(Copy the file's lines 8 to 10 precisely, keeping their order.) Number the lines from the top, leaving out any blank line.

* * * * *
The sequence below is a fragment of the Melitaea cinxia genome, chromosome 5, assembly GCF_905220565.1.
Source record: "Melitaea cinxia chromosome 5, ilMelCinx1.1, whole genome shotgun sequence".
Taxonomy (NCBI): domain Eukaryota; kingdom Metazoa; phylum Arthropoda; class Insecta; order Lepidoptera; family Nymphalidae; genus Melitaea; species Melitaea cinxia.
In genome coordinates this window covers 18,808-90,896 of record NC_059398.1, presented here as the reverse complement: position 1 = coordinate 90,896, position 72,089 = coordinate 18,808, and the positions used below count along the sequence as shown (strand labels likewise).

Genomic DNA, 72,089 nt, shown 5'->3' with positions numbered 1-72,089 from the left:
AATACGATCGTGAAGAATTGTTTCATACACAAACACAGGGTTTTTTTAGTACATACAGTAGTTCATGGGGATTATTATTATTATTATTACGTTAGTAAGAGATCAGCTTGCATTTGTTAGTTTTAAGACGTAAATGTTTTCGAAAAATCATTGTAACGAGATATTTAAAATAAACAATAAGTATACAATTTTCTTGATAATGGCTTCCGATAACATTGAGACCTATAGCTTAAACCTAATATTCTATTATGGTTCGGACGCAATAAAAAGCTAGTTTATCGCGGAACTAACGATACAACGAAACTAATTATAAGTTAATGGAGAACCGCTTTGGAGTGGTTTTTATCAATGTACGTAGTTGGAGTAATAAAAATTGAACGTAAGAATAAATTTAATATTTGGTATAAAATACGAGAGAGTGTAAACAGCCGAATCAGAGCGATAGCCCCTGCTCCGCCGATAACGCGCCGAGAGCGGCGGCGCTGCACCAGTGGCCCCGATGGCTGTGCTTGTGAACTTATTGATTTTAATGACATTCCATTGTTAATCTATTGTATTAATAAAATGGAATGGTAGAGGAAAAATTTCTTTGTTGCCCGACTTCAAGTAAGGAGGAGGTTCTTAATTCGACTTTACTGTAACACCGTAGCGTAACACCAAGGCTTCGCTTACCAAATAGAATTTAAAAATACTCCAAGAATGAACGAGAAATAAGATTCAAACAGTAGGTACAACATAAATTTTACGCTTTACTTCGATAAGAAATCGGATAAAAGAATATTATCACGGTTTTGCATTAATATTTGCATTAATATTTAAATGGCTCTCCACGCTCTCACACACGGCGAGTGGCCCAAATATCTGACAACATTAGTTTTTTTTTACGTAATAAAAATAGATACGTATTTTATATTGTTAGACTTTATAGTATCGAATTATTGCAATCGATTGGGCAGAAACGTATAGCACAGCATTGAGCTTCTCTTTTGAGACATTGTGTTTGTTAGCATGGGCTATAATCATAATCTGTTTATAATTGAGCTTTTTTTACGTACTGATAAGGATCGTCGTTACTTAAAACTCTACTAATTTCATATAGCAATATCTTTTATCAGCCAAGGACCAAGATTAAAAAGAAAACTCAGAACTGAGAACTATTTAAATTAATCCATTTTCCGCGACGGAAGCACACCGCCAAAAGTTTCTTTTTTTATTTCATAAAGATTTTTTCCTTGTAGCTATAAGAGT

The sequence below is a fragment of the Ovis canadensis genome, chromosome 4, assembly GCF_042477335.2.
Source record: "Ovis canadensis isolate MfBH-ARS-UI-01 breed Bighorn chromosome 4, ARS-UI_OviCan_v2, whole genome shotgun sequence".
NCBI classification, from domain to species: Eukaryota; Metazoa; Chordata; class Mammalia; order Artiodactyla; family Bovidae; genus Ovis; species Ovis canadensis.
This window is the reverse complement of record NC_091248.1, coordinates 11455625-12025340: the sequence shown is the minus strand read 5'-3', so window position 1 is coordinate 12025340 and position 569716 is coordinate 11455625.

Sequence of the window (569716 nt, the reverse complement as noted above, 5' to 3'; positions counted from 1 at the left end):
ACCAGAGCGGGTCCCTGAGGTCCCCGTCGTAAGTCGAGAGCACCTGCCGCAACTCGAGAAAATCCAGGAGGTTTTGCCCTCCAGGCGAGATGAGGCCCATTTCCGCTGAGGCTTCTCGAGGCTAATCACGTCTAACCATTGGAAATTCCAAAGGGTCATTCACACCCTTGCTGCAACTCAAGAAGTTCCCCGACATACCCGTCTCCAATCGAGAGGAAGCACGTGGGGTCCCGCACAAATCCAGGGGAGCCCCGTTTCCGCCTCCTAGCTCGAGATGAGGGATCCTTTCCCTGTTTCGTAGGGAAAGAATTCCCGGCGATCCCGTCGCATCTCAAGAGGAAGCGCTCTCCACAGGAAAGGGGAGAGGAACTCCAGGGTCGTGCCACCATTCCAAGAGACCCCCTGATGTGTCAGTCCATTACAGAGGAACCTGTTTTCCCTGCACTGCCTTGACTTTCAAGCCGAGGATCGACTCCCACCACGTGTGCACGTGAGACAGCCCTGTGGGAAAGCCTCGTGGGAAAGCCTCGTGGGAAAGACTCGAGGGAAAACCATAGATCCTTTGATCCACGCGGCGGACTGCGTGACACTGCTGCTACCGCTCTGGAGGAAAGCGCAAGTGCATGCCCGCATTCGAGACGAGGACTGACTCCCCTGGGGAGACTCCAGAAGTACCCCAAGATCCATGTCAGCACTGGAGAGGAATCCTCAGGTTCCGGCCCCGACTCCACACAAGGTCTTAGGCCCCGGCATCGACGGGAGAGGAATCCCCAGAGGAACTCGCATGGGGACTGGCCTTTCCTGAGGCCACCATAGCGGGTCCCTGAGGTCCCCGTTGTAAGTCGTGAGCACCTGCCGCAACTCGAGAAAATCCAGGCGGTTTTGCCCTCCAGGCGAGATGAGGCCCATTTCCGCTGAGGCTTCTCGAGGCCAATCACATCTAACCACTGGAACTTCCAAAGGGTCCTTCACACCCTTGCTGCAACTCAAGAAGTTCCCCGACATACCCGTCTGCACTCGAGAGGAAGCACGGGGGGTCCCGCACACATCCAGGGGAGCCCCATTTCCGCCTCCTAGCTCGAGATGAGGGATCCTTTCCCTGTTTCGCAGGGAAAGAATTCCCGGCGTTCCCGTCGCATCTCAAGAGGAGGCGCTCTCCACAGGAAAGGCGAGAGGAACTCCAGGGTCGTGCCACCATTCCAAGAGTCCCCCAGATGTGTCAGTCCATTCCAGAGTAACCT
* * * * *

Source record: "Ovis canadensis isolate MfBH-ARS-UI-01 breed Bighorn chromosome 4, ARS-UI_OviCan_v2, whole genome shotgun sequence".
NCBI classification, from domain to species: Eukaryota; Metazoa; Chordata; class Mammalia; order Artiodactyla; family Bovidae; genus Ovis; species Ovis canadensis.
This window is the reverse complement of record NC_091248.1, coordinates 11455625-12025340: the sequence shown is the minus strand read 5'-3', so window position 1 is coordinate 12025340 and position 569716 is coordinate 11455625.